When the Devils acquired Andreas Johnsson from the Maple Leafs last October for prospect Joey Anderson, the deal was viewed as a big win for the Devils, at least in terms of value added. Johnsson already had a 20 goal season under his belt, along with very strong 5 on 5 stats and scoring efficiency, averaging over 2 pts per 60 minutes in his prior 3 seasons before the trade. Unfortunately, last season didn’t exactly go as expected for the Swedish LW. Johnsson managed just 11 points in 50 games, scoring on just 7.7% of his shots, by far the lowest of his young career. And after last season, many fans wanted Johnsson gone. Waive him, or trade him for a bag of pucks. And having watched too many Devils games last season, it was definitely easy to get frustrated with the lack of results from a player who was supposed to help round out the top-6. The eye-test said he was invisible most nights, and when Fitzgerald decided to leave him exposed in the expansion draft, I can’t say I had any issues with that decision. But this is where the importance of using data to verify what our very faulty memories recall. Because while the production wasn’t there, his shooting percentage (well below his career average), along with his underlying numbers, pointed to him being a strong candidate for regression (positive regression if you prefer). Todd Cordell over at Infernal Access ($) had a post where he broke this down in more detail, but to hit some of the highlights, he was over 52% xGF% and the Devils had over 54% of the scoring chances with Johnsson on the ice, which were 3rd and 2nd among Devils forwards, respectively. He was also one of the few Devils forwards to be a net positive in even strength defense and was 2nd among forwards in shot suppression on a per 60 min basis. Bottom line, the underlying data points to Johnsson being way more effective than his point totals or most Devils fans give him credit for. And now we are seeing what he is capable of when the pucks (all of the pucks) do go in the net for him and his teammates.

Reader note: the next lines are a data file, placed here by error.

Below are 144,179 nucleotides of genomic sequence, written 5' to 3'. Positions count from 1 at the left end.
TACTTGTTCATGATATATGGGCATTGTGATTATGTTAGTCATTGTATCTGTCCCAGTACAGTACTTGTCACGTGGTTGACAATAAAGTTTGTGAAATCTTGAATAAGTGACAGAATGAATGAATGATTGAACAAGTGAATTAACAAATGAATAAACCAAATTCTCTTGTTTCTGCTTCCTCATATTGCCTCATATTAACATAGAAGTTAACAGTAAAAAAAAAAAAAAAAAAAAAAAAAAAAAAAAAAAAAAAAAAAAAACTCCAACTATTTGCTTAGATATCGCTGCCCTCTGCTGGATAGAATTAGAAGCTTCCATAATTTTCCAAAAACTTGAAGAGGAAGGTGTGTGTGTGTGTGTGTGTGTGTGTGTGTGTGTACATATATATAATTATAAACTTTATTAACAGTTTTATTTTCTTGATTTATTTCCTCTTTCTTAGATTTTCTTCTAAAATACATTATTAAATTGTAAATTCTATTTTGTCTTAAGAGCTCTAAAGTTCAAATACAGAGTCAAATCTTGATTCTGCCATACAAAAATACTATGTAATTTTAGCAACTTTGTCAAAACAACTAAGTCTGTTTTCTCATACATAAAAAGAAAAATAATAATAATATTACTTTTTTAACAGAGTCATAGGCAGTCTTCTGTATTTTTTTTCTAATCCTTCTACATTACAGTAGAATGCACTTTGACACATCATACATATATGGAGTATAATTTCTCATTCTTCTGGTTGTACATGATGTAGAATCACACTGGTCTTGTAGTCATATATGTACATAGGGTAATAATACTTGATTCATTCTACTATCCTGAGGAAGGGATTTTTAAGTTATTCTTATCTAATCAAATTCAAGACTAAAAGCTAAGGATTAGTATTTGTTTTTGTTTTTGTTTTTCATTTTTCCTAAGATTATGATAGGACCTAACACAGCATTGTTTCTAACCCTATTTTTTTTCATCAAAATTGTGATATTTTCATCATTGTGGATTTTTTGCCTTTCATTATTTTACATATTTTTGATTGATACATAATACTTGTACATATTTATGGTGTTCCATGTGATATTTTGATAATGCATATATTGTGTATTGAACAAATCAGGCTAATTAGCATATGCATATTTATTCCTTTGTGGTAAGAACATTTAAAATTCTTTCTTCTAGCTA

In just 11 games this season, Johnsson has already surpassed his goal total from last season, and is 2 points shy of equalling his point total. He currently leads the Devils in points, with 9, one ahead of Zacha, and two up on Mercer and Hischier. So is he actually playing better? Certainly it looks and feels like it, but relying solely on the eye test is pretty silly given what we know of how the brain works and what we saw from Johnsson last season. So what do the numbers say? Well, Johnsson is 5th among NJ forwards with an xGF% North of 53%, and is 3rd in scoring chance percentage at 54.14%. One area he has made good strides in, although he was no slouch in this area last year either, is in driving play. He currently has a 54.98% CF%, good for 3rd among forwards behind Bratt and Hischier. That’s a really good number and if he keeps it up all season would have him among the best in the league at driving play. He is also 1st among Devils forwards (and skaters) in EvolvingHockey’s xGAR/60, in large part due to his offensive contributions. Amusingly enough, Johnsson has not, in fact, regressed to the mean with his production this year. He has blown right past it to the other extreme. This is probably not a surprise to anyone however, since he’s currently scoring on 37.5% of his shots, which I feel very safe in pointing out is not going to continue. And it doesn’t need to. Johnsson has helped to pick up the slack offensively this year, but eventually players like Tatar and Sharangovich will need to start producing more. And Hischier has also been playing well lately so we can probably expect the floodgates to open up for him soon. All Johnsson needs to do is continue to drive play and chip in a goal here and there and the Devils can breath a sigh of relief that Seattle passed on him for Nathan Bastian. But it is hard not to be happy for the guy, as he is getting the boost of confidence he so clearly needed after last season, and it is amazing what that does for an athlete. For example, on the second goal he scored last night against the Panthers, watch Johnsson deliberately kick Mercer’s pass back to him (I had to slow it down to see it), before accepting the puck back on his stick and putting it past Knight. That’s a player who’s feeling it.